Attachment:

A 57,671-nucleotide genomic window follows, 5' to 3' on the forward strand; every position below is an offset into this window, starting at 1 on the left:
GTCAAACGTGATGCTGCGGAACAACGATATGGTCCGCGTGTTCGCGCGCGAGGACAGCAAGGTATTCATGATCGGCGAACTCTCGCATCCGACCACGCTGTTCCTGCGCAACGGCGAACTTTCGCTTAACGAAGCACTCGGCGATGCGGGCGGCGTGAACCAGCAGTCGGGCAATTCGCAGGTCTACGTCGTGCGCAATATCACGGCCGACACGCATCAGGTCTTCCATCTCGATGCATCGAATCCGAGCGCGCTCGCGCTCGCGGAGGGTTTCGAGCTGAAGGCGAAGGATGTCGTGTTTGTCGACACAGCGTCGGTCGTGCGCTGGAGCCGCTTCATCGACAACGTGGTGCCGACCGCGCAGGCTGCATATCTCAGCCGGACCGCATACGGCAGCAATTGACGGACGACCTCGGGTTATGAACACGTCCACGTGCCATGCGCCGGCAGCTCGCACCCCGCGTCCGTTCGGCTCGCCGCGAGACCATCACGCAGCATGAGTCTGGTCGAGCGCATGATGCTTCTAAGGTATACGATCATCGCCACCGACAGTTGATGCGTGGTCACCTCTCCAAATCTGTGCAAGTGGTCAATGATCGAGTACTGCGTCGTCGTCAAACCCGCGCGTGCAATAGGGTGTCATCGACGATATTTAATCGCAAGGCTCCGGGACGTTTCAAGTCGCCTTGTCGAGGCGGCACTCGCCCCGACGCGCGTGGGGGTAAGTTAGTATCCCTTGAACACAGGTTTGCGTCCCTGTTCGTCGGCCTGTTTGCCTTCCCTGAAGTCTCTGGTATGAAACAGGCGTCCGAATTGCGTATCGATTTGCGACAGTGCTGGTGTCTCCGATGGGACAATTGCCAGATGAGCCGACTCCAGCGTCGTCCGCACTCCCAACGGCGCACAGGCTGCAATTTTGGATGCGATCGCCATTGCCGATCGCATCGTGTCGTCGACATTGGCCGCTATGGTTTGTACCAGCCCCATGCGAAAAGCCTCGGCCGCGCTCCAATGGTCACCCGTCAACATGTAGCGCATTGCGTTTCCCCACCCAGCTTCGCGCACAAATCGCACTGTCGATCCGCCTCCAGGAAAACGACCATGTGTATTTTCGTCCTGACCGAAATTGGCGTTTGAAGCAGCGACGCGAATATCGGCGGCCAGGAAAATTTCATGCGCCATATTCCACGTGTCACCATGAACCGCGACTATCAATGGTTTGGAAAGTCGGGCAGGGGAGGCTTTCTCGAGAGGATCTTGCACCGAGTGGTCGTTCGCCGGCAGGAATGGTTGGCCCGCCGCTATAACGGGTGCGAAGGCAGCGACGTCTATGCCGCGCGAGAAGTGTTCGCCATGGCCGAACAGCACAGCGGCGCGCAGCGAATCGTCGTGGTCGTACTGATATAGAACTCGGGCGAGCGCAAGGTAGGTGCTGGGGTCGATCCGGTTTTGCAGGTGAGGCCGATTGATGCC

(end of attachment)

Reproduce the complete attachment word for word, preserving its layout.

A 57,671-nucleotide genomic window follows, 5' to 3' on the forward strand; every position below is an offset into this window, starting at 1 on the left:
GTCAAACGTGATGCTGCGGAACAACGATATGGTCCGCGTGTTCGCGCGCGAGGACAGCAAGGTATTCATGATCGGCGAACTCTCGCATCCGACCACGCTGTTCCTGCGCAACGGCGAACTTTCGCTTAACGAAGCACTCGGCGATGCGGGCGGCGTGAACCAGCAGTCGGGCAATTCGCAGGTCTACGTCGTGCGCAATATCACGGCCGACACGCATCAGGTCTTCCATCTCGATGCATCGAATCCGAGCGCGCTCGCGCTCGCGGAGGGTTTCGAGCTGAAGGCGAAGGATGTCGTGTTTGTCGACACAGCGTCGGTCGTGCGCTGGAGCCGCTTCATCGACAACGTGGTGCCGACCGCGCAGGCTGCATATCTCAGCCGGACCGCATACGGCAGCAATTGACGGACGACCTCGGGTTATGAACACGTCCACGTGCCATGCGCCGGCAGCTCGCACCCCGCGTCCGTTCGGCTCGCCGCGAGACCATCACGCAGCATGAGTCTGGTCGAGCGCATGATGCTTCTAAGGTATACGATCATCGCCACCGACAGTTGATGCGTGGTCACCTCTCCAAATCTGTGCAAGTGGTCAATGATCGAGTACTGCGTCGTCGTCAAACCCGCGCGTGCAATAGGGTGTCATCGACGATATTTAATCGCAAGGCTCCGGGACGTTTCAAGTCGCCTTGTCGAGGCGGCACTCGCCCCGACGCGCGTGGGGGTAAGTTAGTATCCCTTGAACACAGGTTTGCGTCCCTGTTCGTCGGCCTGTTTGCCTTCCCTGAAGTCTCTGGTATGAAACAGGCGTCCGAATTGCGTATCGATTTGCGACAGTGCTGGTGTCTCCGATGGGACAATTGCCAGATGAGCCGACTCCAGCGTCGTCCGCACTCCCAACGGCGCACAGGCTGCAATTTTGGATGCGATCGCCATTGCCGATCGCATCGTGTCGTCGACATTGGCCGCTATGGTTTGTACCAGCCCCATGCGAAAAGCCTCGGCCGCGCTCCAATGGTCACCCGTCAACATGTAGCGCATTGCGTTTCCCCACCCAGCTTCGCGCACAAATCGCACTGTCGATCCGCCTCCAGGAAAACGACCATGTGTATTTTCGTCCTGACCGAAATTGGCGTTTGAAGCAGCGACGCGAATATCGGCGGCCAGGAAAATTTCATGCGCCATATTCCACGTGTCACCATGAACCGCGACTATCAATGGTTTGGAAAGTCGGGCAGGGGAGGCTTTCTCGAGAGGATCTTGCACCGAGTGGTCGTTCGCCGGCAGGAATGGTTGGCCCGCCGCTATAACGGGTGCGAAGGCAGCGACGTCTATGCCGCGCGAGAAGTGTTCGCCATGGCCGAACAGCACAGCGGCGCGCAGCGAATCGTCGTGGTCGTACTGATATAGAACTCGGGCGAGCGCAAGGTAGGTGCTGGGGTCGATCCGGTTTTGCAGGTGAGGCCGATTGATGCC